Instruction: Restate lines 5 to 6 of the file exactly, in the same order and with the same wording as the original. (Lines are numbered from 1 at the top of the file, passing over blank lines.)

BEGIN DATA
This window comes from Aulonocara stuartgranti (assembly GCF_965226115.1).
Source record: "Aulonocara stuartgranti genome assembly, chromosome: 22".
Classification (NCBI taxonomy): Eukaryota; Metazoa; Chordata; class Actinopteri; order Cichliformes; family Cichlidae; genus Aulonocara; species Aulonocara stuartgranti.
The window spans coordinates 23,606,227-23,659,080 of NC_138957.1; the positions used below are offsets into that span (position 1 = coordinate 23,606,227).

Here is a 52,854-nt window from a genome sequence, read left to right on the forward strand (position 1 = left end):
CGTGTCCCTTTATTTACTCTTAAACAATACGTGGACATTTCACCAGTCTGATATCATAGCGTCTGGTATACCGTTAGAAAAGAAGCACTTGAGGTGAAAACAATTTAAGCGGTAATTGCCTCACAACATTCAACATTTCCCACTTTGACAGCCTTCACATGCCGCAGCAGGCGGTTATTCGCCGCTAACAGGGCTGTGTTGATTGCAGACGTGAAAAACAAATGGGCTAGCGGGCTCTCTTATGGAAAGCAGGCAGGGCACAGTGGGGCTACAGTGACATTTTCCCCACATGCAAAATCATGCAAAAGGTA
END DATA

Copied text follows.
Here is a 52,854-nt window from a genome sequence, read left to right on the forward strand (position 1 = left end):
CGTGTCCCTTTATTTACTCTTAAACAATACGTGGACATTTCACCAGTCTGATATCATAGCGTCTGGTATACCGTTAGAAAAGAAGCACTTGAGGTGAAAACAATTTAAGCGGTAATTGCCTCACAACATTCAACATTTCCCACTTTGACAGCCTTCACATGCCGCAGCAGGCGGTTATTCGCCGCTAACAGGGCTGTGTTGATTGCAGACGTGAAAAACAAATGGGCTAGCGGGCTCTCTTATGGAAAGCAGGCAGGGCACAGTGGGGCTACAGTGACATTTTCCCCACATGCAAAATCATGCAAAAGGTA